“The NHL is terribly disappointed with the results of the Tempe referendum,” the NHL’s press office said in a two-sentence statement. Even Arizona himself wrote that he was only “very disappointed” and, apparently, the fate of the entire Coyotes franchise was decided the day before yesterday. Arizona lost the biggest pick in team history, and now its very existence is in jeopardy.
When Winnipeg became Phoenix in 1996, it was considered a smart move. The capital of Arizona was already one of the largest and fastest growing cities in the United States, and the first few seasons in Phoenix were really good. Jeremy Roenick, Keith Tkachuk, Rick Tocquet played for the Coyotes, Shane Dawn and Daniel Brier began their stellar careers, and Nikolai Khabibulin became the Bulin Wall in Arizona. The team consistently made the playoffs, but lost five times in the first round in six years.
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However, the housing problem spoiled Phoenix. The team moved to a new city to play at the Suns basketball stadium, but it turned out that due to the design features of the stadium intended for basketball, visibility was limited in many places (a little later this story was published). repeated with the Islanders in the Brooklyn arena”). In addition, the rent was very high and dragged the team into losses.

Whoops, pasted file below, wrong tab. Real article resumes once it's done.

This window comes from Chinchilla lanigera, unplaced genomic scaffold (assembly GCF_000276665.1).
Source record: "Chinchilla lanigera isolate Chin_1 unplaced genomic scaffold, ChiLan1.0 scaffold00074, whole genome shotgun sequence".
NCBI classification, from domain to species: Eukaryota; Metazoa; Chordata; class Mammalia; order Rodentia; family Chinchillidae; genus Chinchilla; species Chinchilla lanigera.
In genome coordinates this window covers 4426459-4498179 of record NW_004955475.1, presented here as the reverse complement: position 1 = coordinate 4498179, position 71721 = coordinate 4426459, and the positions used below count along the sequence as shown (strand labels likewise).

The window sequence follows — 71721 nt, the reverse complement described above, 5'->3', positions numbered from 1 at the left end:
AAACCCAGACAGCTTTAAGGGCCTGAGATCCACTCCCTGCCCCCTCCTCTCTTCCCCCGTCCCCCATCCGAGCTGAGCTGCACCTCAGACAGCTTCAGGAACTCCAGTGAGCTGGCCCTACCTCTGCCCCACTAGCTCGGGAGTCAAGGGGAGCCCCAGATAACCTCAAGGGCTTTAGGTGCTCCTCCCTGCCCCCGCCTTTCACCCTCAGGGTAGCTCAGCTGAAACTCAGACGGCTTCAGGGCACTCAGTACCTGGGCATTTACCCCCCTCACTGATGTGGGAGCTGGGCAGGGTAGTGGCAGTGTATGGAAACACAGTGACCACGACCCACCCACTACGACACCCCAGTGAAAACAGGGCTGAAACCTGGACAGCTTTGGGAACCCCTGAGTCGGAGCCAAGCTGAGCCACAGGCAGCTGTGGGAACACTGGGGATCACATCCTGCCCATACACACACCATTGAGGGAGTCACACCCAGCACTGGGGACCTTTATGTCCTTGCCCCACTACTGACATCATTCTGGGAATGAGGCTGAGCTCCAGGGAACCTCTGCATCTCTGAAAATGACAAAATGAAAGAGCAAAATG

Phoenix Suns Arena
Photo: Christian Petersen/Getty Images
After that, for 20 years, the Coyotes played in the town-owned arena in Glendale, and almost all of that time was spent in litigation between the city council and the team owners, which changed a lot during this time. More than once or twice, the team came close to being evicted, but the cooperation continued. However, amid talks about rent debt in 2021, the city council did not extend cooperation with the Coyotes, and even then the team could change its place of residence. But Arizona had a plan that seemed flawless:
While playing in the small but new arena at the University of Arizona with a capacity of 4600 spectators; after that, move on to the ultra-modern arena in Tempe (10 miles from Phoenix).
The Tempe city council voted unanimously in favor of the construction, but decided to put the issue to a referendum. City residents had to vote on a package of amendments allowing construction of the arena and its associated mini-district, which would include high-end housing, hotels, restaurants and shops. According to the internal calculations of the initiators of the construction, the amendments should have been supported by 56-57% of the voters; however, exactly that many rejected them. Turnout in the referendum was only 33%: about 16 thousand voters voted “against”, 12 thousand – “for”. It is quite possible that these four thousand people decided the fate of all of Arizona.